More frum thoughts: I realised I have the following thoughts a lot: I did not go to yeshiva (rabbinical seminary) as most frum men do on their gap year; I am not integrated into the frum community; I am not married; I am a bad Jew. It occurs to me that I present them as true and causal: I did not go to yeshiva therefore I am not integrated into the frum community therefore I am not married therefore because of all three of these things I am a bad Jew. Yet I see now that the first three statements are not causal and may have nothing to do with each other. Even if I had gone to yeshiva, I might not have integrated into the community or got married. And the “bad Jew” statement is frankly question-begging.

Which is not to say that I don’t feel like a bad Jew right now, because I do, but for different reasons.


Speaking of yeshiva and Talmud study, I tried to do some Talmud study this evening, reviewing the class from Shabbat. I really struggled with it. It didn’t help that I was very tired; unfortunately, after work seems the best time for Talmud study at the moment, if I want to keep up with the weekly classes, which isn’t ideal.


Other than, it was a fairly dull day: not much to do at work. I went for a walk when I got home, having realised that usually when working I would walk home from the station, but J has been giving me a lift, so I haven’t been exercising as much. I want to make this a routine on work days, although doing that and Talmud study might prove tricky.

15 thoughts on “Thoughts of a Frum Writer/Geek

  1. You are involved, passionate about your religion and always striving to understand and follow its precepts; surely that doesn’t make you a bad Jew. The more you write about your novel, the more I believe that it has important messages that need to be shared with a wide variety of people.

    Liked by 1 person

    1. Re: being a bad Jew, I’m not good at prayer, religious study (especially Talmud) and acts of kindness, which are the main pillars of Judaism, plus there’s other stuff I do wrong, which is why I sometimes feel like a bad Jew.

      I hope my novel has important messages, although I’m not sure how well I have delivered them.


    1. Most of the Talmud is in Aramaic, a language I don’t really understand. It’s similar to Hebrew, which helps a bit, but there are big differences too. It’s not really written in full sentences in the original, and there’s no punctuation (hadn’t been invented yet), so it’s hard to tell if something is a statement, a question, a sarcastic or rhetorical question… Yes, it’s hard! I do use a punctuated text with an English translation alongside, which helps. I have tried using the unpunctuated text in the past, but I don’t have the time/energy now.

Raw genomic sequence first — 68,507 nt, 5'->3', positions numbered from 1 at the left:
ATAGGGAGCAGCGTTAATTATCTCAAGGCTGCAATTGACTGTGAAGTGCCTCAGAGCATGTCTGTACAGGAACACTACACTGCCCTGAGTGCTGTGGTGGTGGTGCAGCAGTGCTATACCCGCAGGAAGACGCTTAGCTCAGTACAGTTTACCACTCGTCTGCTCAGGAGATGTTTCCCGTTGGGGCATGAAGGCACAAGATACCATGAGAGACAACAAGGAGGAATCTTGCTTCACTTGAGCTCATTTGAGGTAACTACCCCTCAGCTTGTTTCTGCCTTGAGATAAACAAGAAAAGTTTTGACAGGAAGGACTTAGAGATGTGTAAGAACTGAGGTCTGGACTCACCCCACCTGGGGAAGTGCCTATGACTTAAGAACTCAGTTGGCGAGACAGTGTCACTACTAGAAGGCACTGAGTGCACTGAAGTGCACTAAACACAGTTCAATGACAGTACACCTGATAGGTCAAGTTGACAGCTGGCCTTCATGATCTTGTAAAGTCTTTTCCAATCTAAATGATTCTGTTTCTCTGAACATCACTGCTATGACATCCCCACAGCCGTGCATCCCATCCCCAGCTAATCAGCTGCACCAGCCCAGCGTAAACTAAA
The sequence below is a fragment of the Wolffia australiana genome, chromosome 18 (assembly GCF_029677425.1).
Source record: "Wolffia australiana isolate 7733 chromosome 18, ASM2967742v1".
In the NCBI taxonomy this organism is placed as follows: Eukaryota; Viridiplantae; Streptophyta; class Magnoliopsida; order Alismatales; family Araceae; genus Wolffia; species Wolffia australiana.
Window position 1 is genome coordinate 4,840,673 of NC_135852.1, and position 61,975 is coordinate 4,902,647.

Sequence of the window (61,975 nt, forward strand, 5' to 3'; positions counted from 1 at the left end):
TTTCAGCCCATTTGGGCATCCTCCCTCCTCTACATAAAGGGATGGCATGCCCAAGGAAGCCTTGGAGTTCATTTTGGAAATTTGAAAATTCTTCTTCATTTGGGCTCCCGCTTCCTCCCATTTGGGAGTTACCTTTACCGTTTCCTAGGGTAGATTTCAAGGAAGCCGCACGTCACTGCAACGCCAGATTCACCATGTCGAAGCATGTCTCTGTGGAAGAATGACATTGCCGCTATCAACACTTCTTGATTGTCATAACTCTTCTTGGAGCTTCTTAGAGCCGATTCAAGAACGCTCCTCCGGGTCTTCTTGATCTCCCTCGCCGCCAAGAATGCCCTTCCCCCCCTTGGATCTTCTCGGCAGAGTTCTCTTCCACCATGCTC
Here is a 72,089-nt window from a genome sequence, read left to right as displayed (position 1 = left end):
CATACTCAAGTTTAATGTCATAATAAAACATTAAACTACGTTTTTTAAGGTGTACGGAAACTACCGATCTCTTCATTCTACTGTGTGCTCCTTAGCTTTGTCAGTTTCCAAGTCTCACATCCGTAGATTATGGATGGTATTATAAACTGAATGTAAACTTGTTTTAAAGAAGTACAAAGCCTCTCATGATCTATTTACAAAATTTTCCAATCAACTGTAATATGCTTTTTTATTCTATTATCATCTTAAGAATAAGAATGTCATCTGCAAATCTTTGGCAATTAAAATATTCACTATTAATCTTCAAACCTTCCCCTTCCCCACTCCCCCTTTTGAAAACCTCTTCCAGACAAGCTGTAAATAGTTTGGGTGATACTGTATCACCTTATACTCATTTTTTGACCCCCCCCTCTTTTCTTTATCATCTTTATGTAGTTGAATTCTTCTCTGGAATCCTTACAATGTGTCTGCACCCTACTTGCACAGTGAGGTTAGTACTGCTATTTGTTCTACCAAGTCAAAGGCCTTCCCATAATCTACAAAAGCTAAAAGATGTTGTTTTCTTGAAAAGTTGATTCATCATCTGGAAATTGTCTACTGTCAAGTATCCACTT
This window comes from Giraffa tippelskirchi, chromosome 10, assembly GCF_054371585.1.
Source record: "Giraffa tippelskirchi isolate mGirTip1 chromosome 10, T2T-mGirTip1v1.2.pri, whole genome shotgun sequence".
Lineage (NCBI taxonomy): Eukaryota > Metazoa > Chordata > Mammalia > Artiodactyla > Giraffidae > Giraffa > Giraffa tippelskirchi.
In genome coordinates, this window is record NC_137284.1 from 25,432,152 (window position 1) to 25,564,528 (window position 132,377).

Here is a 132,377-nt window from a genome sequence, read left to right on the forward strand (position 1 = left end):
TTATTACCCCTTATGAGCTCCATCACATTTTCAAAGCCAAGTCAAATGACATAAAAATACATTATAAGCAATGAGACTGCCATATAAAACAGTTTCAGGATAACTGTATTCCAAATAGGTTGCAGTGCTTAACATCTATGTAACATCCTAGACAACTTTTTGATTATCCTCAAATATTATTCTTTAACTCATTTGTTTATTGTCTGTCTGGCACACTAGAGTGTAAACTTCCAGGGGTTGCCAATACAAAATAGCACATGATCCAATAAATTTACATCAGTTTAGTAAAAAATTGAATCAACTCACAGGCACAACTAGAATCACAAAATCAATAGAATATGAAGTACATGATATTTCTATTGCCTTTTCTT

The traditional unpunctuated text looks like this. The Talmud text is in the middle, the bits around it are classic commentaries. The commentaries don’t help me much, as they usually aren’t translated and I can’t understand much of them (although they’re in rabbinic Hebrew rather than Aramaic).

      Liked by 1 person

        1. I agree with Ashley. I tried a Daf Yomi shiur because all the cool observant Jewish feminists I knew were doing it (which is a stupid reason for doing things) and it killed me after a few minutes (I stayed to be polite, but got nothing out of it).

          Liked by 2 people

  2. For goodness sake, I really hope you don’t go out of your way to pander to current obsessions with race and identity in your novel. If the community you are portraying is mainly white and Jewish, so what? I get a bit fed up with the constant efforts we see in the media to be inclusive. It is all so artificial, contrived and indeed it is also patronizing to the very groups it purports to attempt to include. I think it all depends on the reasons you do things. If you want to portray a strong female character because you want to show that women in your community have been stereotyped and misunderstood then that may be a good thing. But if it is to satisfy the current preoccupation with identity, patriarchy and feminism then I would question it.

    Liked by 2 people

    1. Well, I do want my female character to be independent because of her own character and story. As for non-white characters, I admit it is partly because I worry that not including them will make it harder to find a publisher. It doesn’t take much effort to change it, so it seemed worth doing.


  3. Are you familiar with Avital Chizhik-Goldschmidt? She’s a frum journalist, rather than a novelist, but she writes a lot about various issues within the Orthodox world, for a mixed audience (and gets a lot of flak for it, unfortunately).

    Liked by 1 person

  4. I really hope the self-flagellation over white male savior tropes and the like in literature is not going to be permanent feature in fiction publishing. I’m with Chaconia that attempts to rectify this often seem even more contrived. No book can be everything to everybody nor is every book going to be the platform for solving injustice in the world.

    Re: secular media, I suspect that if that question were asked again now, in 2020/2021 with the pandemic and home school and whatever, a lot of those answers would be pretty different.

    I don’t think you’re a bad Jew. I hate that term “bad Jew” generally, but even setting that aside, I don’t think you are one.

    Liked by 1 person

    1. I agree that the social justice approach can be carried too far, although I’m not in favour of causing offence needlessly especially if it can be fixed easily. I’m not sure it can in my novel, though, so I might leave it as it is.

      Ha, yes you’re probably right about the pandemic.

      I’m pleased you don’t think I’m a bad Jew, thanks.

      Liked by 1 person